Budget Update 2023-24
Updated: May 11
On 9th May 2023, the Labor Party Treasurer Jim Chalmers presented his second budget.
The Federal Budget for 2023-24 included a variety of measures concerning taxes and superannuation. The primary emphasis was on providing assistance to small businesses, promoting investments in housing and environmentally friendly structures, modifications to the Petroleum Resource Rent Tax, and additional attention given to large multinational corporations.
Below is a summary of the key tax items from the budget.
The Temporary Full Expensing and Loss Carry Back measures will conclude on 30 June 2023, these temporary measures have not been extended.
Small businesses will experience a temporary one-year rise in the instant asset write-off threshold, to $20,000 for eligible assets.
Small and medium businesses will be eligible for an additional 20 percent bonus tax deduction when their expenditures support "electrification" and promote more efficient energy usage under the Small Business Energy Incentive.
A reduction in withholding rates will apply to funding payments from qualifying build-to-rent projects, and eligible build-to-rent properties will experience an increase in capital works depreciation rates from 2.5% to 4%.
The Low Middle Income Tax Offset (LMITO), which provided a tax offset ranging from $675 to $1,500 in the 2021-22 income year, will no longer be available.
However, the Low Income Tax Offset (LITO) will remain available during the 2022-23 financial year, granting a tax offset of up to $700 for individuals earning less than $66,667.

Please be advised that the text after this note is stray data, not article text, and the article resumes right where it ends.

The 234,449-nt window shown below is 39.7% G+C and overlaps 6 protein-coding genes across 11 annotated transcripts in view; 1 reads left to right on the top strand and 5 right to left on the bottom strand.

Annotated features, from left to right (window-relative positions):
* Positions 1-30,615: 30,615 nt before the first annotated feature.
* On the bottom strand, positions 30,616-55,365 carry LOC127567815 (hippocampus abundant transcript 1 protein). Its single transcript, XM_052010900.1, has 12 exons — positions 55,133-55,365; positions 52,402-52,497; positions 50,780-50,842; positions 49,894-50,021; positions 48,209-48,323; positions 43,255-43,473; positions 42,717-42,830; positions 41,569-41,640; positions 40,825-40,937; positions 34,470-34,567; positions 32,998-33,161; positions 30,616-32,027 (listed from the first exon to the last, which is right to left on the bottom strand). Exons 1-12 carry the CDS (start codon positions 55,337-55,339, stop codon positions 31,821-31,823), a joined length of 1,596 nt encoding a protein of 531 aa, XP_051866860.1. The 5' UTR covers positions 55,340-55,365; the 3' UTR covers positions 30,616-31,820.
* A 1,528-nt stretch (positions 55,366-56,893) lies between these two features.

There have been no planned changes to the stage three tax cuts which were introduced by the previous Government and are expected to take effect from 1 July 2024.
The Medicare levy low-income thresholds for various categories including singles, families, seniors, and pensioners will witness an increase in the 2022-23 income tax year. The revised thresholds are as follows:
For individuals, the threshold will be $24,276 (previously $23,365).
For families, the threshold will be $40,939 (previously $39,402). Additionally, each dependent child or student will have an increased threshold of $3,760 (previously $3,619).
Single seniors and pensioners will have a threshold of $38,365 (previously $36,925).
The family threshold for seniors and pensioners will be $53,406 (previously $51,401), with an additional $3,760 for each dependent child or student (previously $3,619).
Starting from 1 July 2025, the preferential tax rate for future earnings on superannuation balances exceeding $3 million will be raised to 30%, which is still lower than the highest tax rate of 45%.
The minimum superannuation guarantee (SG) rate will be increased from 10.5% to 11% as of 1 July 2023. Furthermore, the government has announced that starting from 1 July 2026, employers will be obligated to pay their employees' SG entitlements concurrently with their salary and wages.
The implementation of the Global Anti-Base Erosion (GloBE) rules will take effect from 1 January 2024. These rules are designed to ensure that large multinational enterprises pay a minimum amount of tax in the jurisdiction where they operate.
As of 1 July 2023, deductions for LNG projects will be limited to 90% of their income in a given year. This establishes a minimum net level of PRRT (Petroleum Resource Rent Tax) at 2.8% of assessable receipts after allowing for an income tax deduction for the PRRT paid. However, this provision only applies seven years after a project's initial production.
A change in the fuel tax credits calculations by an increase in the Heavy Vehicle Road User Charge rate from 27.2 cents per litre of diesel to 32.4 cents per litre. This will be implemented progressively starting from 1 July 2024 with 32.4 cents per litre expected to apply by 2026.
If you would like any further information or would like to discuss how the newly introduced budget measures may be relevant to you, please feel free to get in touch with us.